I have a question about repetitive actions.

I've read in many books and article that we use Present Perfect for repetitive actions. like:

I have eaten squid 3 times.

but today, when I was reading American English File 4 book, in its Grammar chapter, I see this:

we use present perfect continuous for repeated actions, especially with a time expression, e.g., all day, recently.

I haven't been sleeping well.
It's been raining all day.

Now, I'm totally confused!

Are these two definitions referring to the same thing? Are repetitive actions and repeated actions are same thing? If the answer is yes, then what should we do with this ambiguity and what tense we should use for this repetitive/repeated actions?

  • English File is a fantastic series of books, but sometimes they say weird things, like calling "It's been raining all day" as an example of a "repeated" action, rather than a "continuous" or "ongoing" action.
    – gotube
    Commented Jul 21, 2022 at 4:09

1 Answer 1


The book is correct, and there's no contradiction because both present perfect and present perfect continuous can be used to express repeated actions. These are grammatically correct:

I haven't slept well for the last few nights.
It's rained all day.

Also, yes, when a grammar book talks about "repetitive" actions, it usually means the same thing as "repeated" actions.

The difference in these cases between continuous and non-continuous is the normal difference: present perfect continuous focuses more on the duration, while present perfect focuses more on the action itself.

So take these two scenarios:

  1. A: Why can't you eat spicy food?
    B: I've had stomach troubles for the last year.
  2. A: Why has your athletic performance dropped so much this season?
    B: I've been having stomach troubles for the last year.

In the first case, the speaker wants to focus on the fact they've had stomach troubles because that's the reason they don't eat spicy food. The bit about "for the last year" is just extra information, so they chose present perfect.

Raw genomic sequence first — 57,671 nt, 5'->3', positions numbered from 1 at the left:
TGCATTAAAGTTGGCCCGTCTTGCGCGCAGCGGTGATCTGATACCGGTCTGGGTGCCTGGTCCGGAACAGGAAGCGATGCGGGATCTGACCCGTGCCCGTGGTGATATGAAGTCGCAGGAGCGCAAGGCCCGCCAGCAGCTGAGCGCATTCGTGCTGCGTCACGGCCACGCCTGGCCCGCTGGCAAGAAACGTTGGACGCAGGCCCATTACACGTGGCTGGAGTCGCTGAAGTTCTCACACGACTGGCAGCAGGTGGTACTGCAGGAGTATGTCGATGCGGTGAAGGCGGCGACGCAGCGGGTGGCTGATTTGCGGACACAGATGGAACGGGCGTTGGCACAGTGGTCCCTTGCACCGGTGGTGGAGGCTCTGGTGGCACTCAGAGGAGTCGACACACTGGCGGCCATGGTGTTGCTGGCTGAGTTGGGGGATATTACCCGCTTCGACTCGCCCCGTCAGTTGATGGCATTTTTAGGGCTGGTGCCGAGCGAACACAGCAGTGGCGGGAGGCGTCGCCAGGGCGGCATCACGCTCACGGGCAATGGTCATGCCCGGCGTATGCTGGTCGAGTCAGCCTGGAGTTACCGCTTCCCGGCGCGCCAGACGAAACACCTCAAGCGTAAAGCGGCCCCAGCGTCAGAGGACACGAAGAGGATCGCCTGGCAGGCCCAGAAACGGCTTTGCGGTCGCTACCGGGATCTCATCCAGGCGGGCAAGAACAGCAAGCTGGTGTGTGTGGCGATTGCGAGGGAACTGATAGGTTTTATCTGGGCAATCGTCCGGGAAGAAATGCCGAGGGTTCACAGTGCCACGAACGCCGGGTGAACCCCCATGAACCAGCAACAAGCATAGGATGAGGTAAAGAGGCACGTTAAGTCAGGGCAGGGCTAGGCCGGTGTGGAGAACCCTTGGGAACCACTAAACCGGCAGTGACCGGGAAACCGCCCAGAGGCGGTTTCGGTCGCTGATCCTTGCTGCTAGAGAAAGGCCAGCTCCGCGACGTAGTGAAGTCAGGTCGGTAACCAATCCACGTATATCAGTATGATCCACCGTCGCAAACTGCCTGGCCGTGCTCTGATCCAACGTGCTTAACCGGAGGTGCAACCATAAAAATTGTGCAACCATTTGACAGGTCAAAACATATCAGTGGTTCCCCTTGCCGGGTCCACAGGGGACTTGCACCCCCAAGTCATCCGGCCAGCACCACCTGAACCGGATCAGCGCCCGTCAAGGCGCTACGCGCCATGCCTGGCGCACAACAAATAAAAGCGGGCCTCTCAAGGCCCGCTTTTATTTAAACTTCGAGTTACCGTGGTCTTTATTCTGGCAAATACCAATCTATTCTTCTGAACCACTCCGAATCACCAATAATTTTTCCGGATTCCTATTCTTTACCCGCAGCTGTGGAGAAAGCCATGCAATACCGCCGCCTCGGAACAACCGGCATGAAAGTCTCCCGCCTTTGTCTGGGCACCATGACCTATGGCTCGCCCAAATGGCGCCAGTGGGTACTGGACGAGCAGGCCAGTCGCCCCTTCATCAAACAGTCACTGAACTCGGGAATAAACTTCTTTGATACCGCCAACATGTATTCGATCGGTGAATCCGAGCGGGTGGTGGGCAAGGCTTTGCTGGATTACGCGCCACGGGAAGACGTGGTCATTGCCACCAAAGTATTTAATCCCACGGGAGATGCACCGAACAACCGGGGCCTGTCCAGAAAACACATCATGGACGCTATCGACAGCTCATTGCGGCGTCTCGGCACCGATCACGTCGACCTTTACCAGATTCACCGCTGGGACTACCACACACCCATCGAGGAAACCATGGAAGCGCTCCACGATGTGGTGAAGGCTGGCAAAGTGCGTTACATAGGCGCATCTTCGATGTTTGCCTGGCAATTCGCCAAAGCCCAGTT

But in the second situation, the speaker wants to focus on how long they have been suffering, which explains why their performance has been bad all season. The actual health condition isn't as important as how long it's been happening, so the speaker chose present perfect continuous.

  • as you said in the comment, can we say raining and not sleeping are not repetitive actions and maybe they are continuous action or procedure? Commented Jul 21, 2022 at 9:39
  • it seems that American English File assumes a duration(a period of time from past until now) as 'repeated action' whereas in Present perfect, the meaning of 'repeated word' refers to some discrete and separate action that have happened several time in the past. am I right? Commented Jul 21, 2022 at 10:29
  • 1
    @MohammadMehdiSarfejoo "Not sleeping" is a repeated action because it happens every night. And yes, like I said above, "raining" is a continuous action.
    – gotube
    Commented Jul 21, 2022 at 15:15
  • 1
    @MohammadMehdiSarfejoo I think the English File writers are using the term "repeated" as jargon to include not only repeated things, but also continuous things. To me, that's a mistake.
    – gotube
    Commented Jul 21, 2022 at 15:15
  • I think I haven't been sleeping well. refers to a period of time (for example 2 days) that the guy has not slept well. and you know what is my problem with that specific sentence of the book? I can't accept that we can Present Perfect Continuous for some (really) repeated actions. because I've learned that Present Perfect Continuous is for continuous things. if we are using Present Perfect Continuous for that, then that is a period of time. not some repeated actions. Commented Jul 21, 2022 at 21:07

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